At F8, Facebook’s annual developer conference in San Jose, California, the social media company shared updates on React 360, an interactive WebVR and 360 content publisher. Experiences made using the technology can show up across the web and in people’s Facebook News Feeds, effectively bringing virtual reality to its more than two billion members—no headset required.
To showcase this feature, Facebook is working with National Geographic and showcasing an updated version of a 2015 National Geographic interactive VR story. In it, readers were invited to take a virtual tour of Son Doong, a recently discovered cave in Vietnam, believed to be the world’s largest.
“In the social media world, this is a big deal,” says Martin Edström, the photographer who originally captured the 360 photo spheres of Son Doong for National Geographic. “Now people can literally walk through the largest cave in the world without leaving Facebook.”
The new version of this virtual tour is updated from the original in several ways, including improved navigation, an informative audio guide, and better photographic tonality. The advancements help viewers feel as though they are really standing amid an eerie, alien landscape of enormous stalagmites in a cavern so large a Boeing 747 could fly through it—literally.
The technology to create and capture 360-degree interactive photographs and VR content has generally outpaced its distribution mechanisms. VR photographers and filmmakers have struggled to share their work with the general population. Facebook’s efforts may indicate that VR storytelling will become a more ubiquitous part of our digital media experiences.
“It's a big step toward immersive and interactive content becoming a part of the way we tell stories,” says Edström.
Revisiting Son Doong
In 2014, Edström, a photojournalist from Stockholm, Sweden, heard of a recently discovered cave in central Vietnam's Phong Nha-Ke Bang National Park. It was being called the world’s largest. He jumped at the opportunity to capture it in virtual reality.
The entrance to Son Doong, meaning “cave of the mountain river,” was first discovered in 1991 by Hồ Khanh, a local logger. In 2009, a team of scientists and explorers, having heard tale of Hồ Khanh’s fabled discovery, contacted him and requested his help to find the cave. It took several months, but he eventually retraced his way back through the remote jungle to once again find the dark, foreboding maw in the earth.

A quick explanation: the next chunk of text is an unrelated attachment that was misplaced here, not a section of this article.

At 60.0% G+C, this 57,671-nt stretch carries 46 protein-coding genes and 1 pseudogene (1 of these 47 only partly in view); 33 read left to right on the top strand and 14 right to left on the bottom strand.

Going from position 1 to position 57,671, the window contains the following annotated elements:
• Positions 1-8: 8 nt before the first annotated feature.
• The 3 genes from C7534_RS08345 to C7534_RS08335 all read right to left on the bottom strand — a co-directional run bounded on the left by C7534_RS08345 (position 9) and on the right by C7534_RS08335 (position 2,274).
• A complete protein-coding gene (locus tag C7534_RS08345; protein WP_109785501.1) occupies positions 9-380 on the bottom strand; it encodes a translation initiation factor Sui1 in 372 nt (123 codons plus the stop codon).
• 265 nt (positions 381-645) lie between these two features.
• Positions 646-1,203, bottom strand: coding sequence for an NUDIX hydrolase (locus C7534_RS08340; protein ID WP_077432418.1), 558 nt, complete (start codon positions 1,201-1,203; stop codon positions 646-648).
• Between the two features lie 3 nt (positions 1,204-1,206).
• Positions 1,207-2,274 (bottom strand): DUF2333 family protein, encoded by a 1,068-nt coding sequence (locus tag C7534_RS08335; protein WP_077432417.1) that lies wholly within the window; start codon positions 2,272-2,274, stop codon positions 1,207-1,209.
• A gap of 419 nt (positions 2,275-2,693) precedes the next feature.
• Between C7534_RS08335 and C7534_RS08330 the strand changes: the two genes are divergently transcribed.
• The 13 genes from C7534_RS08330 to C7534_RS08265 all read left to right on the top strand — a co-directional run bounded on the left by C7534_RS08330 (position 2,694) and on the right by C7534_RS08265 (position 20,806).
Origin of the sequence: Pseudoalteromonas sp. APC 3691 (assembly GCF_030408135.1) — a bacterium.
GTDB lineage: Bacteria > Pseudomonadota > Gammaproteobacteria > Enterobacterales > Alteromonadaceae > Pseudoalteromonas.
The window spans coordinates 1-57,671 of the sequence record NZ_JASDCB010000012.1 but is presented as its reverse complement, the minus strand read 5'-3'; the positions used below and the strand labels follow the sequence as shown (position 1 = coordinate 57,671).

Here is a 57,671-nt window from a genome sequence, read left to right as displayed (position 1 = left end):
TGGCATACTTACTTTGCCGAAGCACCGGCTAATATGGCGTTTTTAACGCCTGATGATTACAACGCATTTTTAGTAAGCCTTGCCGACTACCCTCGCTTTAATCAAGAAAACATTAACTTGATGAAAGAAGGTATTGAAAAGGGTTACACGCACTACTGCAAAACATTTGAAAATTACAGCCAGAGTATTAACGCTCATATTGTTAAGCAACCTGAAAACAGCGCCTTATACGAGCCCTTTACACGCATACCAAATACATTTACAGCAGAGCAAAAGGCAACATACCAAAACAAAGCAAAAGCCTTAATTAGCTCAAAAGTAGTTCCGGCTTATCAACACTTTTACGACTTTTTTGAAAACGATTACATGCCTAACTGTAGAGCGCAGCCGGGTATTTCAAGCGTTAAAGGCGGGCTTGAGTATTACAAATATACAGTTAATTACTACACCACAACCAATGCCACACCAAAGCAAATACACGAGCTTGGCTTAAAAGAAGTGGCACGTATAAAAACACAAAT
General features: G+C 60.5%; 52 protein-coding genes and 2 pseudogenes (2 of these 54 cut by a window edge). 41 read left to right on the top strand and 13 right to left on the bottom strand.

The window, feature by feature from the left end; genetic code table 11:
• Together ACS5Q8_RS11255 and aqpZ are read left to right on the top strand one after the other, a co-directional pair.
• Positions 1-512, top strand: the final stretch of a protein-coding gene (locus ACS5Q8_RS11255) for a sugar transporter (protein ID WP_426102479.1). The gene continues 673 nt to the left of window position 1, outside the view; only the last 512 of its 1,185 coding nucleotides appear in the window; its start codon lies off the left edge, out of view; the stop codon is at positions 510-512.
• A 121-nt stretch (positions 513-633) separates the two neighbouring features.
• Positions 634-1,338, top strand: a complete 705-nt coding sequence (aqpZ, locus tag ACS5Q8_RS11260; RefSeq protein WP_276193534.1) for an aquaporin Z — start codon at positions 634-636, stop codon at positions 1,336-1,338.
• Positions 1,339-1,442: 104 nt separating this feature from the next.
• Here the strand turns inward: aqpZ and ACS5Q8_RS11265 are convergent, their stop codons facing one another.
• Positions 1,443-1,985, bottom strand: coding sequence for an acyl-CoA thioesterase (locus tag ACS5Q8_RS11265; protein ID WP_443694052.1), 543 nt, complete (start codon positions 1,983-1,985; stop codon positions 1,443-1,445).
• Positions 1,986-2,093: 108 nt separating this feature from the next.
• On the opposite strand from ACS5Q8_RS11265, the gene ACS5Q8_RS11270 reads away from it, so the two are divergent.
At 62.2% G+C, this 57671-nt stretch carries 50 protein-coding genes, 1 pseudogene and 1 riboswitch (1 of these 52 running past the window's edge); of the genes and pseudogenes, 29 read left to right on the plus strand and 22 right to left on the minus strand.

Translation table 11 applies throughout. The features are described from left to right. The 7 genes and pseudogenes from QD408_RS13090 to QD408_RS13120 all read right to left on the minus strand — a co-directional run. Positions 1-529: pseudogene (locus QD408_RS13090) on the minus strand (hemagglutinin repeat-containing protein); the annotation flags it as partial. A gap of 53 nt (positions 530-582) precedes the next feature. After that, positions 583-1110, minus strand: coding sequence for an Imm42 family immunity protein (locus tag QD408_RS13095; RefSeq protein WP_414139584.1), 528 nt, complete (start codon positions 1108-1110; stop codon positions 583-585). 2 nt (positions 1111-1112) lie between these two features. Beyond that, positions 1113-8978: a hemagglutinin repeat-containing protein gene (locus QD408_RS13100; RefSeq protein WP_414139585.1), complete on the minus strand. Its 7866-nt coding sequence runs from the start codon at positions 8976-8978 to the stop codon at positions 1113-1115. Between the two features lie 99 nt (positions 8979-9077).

He and the team of scientists, using proper caving systems and techniques, pushed exploration into the cave.
All were utterly astonished by what they saw.
The cave, estimated to be between two and five million years old, is believed to be the largest cave passage in the world. It’s more than three miles long, with numerous chambers large enough to hold an entire city block of New York skyscrapers. Being the world’s largest cave, Son Doong contains many appropriately gargantuan formations, including the 200-foot “Hand of the Dog,” which might be the world’s largest stalagmite, as well as baseball-sized “cave pearls,” a type of speleothem that’s typically much smaller.
Son Doong is also distinguished by two large dolines, areas where the cave roof collapsed, that let in light and created conditions for dense prehistoric flora to grow in the middle of the cave.
Fighting to Protect Son Doong
Soon after Son Doong was discovered, tourism operators moved in to convert the natural wonder into a money-making operation. Oxalis Adventure Tours currently holds the cave’s sole tourism permit and brings upwards of 800 people per year through the remote passage at a cost of up to $3,000 per person.
In 2014, another tourism company unveiled a controversial proposal to construct a 6.5-mile-long cable car through Son Doong.
“Since then, a large activist network, called Save Son Doong has been touring Vietnam, showing our VR story to local people and getting people to sign a petition to save the cave from large-scale tourism,” says Edström. “They go to universities, political rallies, and schools to let people experience this cave through our VR experience.”
In his last address to the people of Vietnam, President Obama stated Son Doong ought to be preserved, which has also bolstered the cause.
The cable-car remains just a proposal for now. This fact very well may be credited to the power of Edström’s imagery, which showed the world the spectacular natural beauty of this cave. Edström sees Facebook’s new feature as a powerful new conservation tool.
“This isn’t just a story about a cave,” says Edström. “It's a story about sustainably managing our natural heritage and making sure our grandkids still can marvel at its beauty.”
Martin Edström's work in Son Doong was supported by a grant through National Geographic Society.